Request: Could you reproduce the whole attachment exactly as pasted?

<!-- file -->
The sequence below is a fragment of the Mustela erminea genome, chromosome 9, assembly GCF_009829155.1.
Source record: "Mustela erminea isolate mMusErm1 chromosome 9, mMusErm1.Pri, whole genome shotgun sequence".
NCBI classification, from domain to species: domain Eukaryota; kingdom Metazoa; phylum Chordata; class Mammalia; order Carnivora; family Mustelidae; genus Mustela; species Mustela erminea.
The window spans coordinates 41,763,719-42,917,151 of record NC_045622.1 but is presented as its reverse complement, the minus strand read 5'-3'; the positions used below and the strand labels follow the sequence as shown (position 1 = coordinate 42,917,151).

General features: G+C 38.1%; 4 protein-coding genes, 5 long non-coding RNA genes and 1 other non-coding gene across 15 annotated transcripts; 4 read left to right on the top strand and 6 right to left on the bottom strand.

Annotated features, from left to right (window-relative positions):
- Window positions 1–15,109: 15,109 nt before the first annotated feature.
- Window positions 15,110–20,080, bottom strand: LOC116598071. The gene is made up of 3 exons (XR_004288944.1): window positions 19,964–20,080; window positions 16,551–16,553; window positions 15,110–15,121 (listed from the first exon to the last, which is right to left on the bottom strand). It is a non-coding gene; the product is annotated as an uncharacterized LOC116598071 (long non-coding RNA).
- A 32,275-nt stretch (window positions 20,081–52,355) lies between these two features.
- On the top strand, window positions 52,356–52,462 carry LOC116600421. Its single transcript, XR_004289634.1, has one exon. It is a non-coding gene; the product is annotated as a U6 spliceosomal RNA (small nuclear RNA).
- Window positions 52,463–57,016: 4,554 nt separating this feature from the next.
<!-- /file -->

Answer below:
The sequence below is a fragment of the Mustela erminea genome, chromosome 9, assembly GCF_009829155.1.
Source record: "Mustela erminea isolate mMusErm1 chromosome 9, mMusErm1.Pri, whole genome shotgun sequence".
NCBI classification, from domain to species: domain Eukaryota; kingdom Metazoa; phylum Chordata; class Mammalia; order Carnivora; family Mustelidae; genus Mustela; species Mustela erminea.
The window spans coordinates 41,763,719-42,917,151 of record NC_045622.1 but is presented as its reverse complement, the minus strand read 5'-3'; the positions used below and the strand labels follow the sequence as shown (position 1 = coordinate 42,917,151).

General features: G+C 38.1%; 4 protein-coding genes, 5 long non-coding RNA genes and 1 other non-coding gene across 15 annotated transcripts; 4 read left to right on the top strand and 6 right to left on the bottom strand.

Annotated features, from left to right (window-relative positions):
- Window positions 1–15,109: 15,109 nt before the first annotated feature.
- Window positions 15,110–20,080, bottom strand: LOC116598071. The gene is made up of 3 exons (XR_004288944.1): window positions 19,964–20,080; window positions 16,551–16,553; window positions 15,110–15,121 (listed from the first exon to the last, which is right to left on the bottom strand). It is a non-coding gene; the product is annotated as an uncharacterized LOC116598071 (long non-coding RNA).
- A 32,275-nt stretch (window positions 20,081–52,355) lies between these two features.
- On the top strand, window positions 52,356–52,462 carry LOC116600421. Its single transcript, XR_004289634.1, has one exon. It is a non-coding gene; the product is annotated as a U6 spliceosomal RNA (small nuclear RNA).
- Window positions 52,463–57,016: 4,554 nt separating this feature from the next.